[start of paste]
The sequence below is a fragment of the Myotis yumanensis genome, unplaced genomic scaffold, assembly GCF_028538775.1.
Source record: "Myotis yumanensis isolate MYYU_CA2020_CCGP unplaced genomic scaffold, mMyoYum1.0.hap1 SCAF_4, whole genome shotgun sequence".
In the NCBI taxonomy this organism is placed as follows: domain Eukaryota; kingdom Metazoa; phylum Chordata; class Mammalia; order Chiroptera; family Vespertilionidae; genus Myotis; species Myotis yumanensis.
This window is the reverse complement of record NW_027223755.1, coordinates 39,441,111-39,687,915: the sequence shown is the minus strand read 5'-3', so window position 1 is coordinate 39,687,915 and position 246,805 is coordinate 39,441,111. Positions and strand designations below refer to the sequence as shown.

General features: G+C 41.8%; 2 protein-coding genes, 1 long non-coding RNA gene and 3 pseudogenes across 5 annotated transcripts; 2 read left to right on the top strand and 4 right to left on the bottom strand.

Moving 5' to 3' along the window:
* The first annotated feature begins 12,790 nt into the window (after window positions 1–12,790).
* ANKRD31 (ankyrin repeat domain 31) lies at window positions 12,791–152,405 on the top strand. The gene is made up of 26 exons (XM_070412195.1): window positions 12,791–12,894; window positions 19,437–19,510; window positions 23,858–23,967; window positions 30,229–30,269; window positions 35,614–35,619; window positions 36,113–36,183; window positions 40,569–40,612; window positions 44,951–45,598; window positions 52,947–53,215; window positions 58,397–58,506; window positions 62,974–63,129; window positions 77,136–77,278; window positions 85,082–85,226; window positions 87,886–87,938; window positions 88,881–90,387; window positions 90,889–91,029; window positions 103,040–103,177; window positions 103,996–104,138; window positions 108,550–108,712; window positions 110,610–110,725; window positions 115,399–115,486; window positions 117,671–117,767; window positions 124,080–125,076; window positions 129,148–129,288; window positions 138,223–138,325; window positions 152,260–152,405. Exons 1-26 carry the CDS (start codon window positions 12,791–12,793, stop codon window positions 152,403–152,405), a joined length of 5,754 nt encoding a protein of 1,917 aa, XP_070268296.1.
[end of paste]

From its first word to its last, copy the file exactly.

The sequence below is a fragment of the Myotis yumanensis genome, unplaced genomic scaffold, assembly GCF_028538775.1.
Source record: "Myotis yumanensis isolate MYYU_CA2020_CCGP unplaced genomic scaffold, mMyoYum1.0.hap1 SCAF_4, whole genome shotgun sequence".
In the NCBI taxonomy this organism is placed as follows: domain Eukaryota; kingdom Metazoa; phylum Chordata; class Mammalia; order Chiroptera; family Vespertilionidae; genus Myotis; species Myotis yumanensis.
This window is the reverse complement of record NW_027223755.1, coordinates 39,441,111-39,687,915: the sequence shown is the minus strand read 5'-3', so window position 1 is coordinate 39,687,915 and position 246,805 is coordinate 39,441,111. Positions and strand designations below refer to the sequence as shown.

General features: G+C 41.8%; 2 protein-coding genes, 1 long non-coding RNA gene and 3 pseudogenes across 5 annotated transcripts; 2 read left to right on the top strand and 4 right to left on the bottom strand.

Moving 5' to 3' along the window:
* The first annotated feature begins 12,790 nt into the window (after window positions 1–12,790).
* ANKRD31 (ankyrin repeat domain 31) lies at window positions 12,791–152,405 on the top strand. The gene is made up of 26 exons (XM_070412195.1): window positions 12,791–12,894; window positions 19,437–19,510; window positions 23,858–23,967; window positions 30,229–30,269; window positions 35,614–35,619; window positions 36,113–36,183; window positions 40,569–40,612; window positions 44,951–45,598; window positions 52,947–53,215; window positions 58,397–58,506; window positions 62,974–63,129; window positions 77,136–77,278; window positions 85,082–85,226; window positions 87,886–87,938; window positions 88,881–90,387; window positions 90,889–91,029; window positions 103,040–103,177; window positions 103,996–104,138; window positions 108,550–108,712; window positions 110,610–110,725; window positions 115,399–115,486; window positions 117,671–117,767; window positions 124,080–125,076; window positions 129,148–129,288; window positions 138,223–138,325; window positions 152,260–152,405. Exons 1-26 carry the CDS (start codon window positions 12,791–12,793, stop codon window positions 152,403–152,405), a joined length of 5,754 nt encoding a protein of 1,917 aa, XP_070268296.1.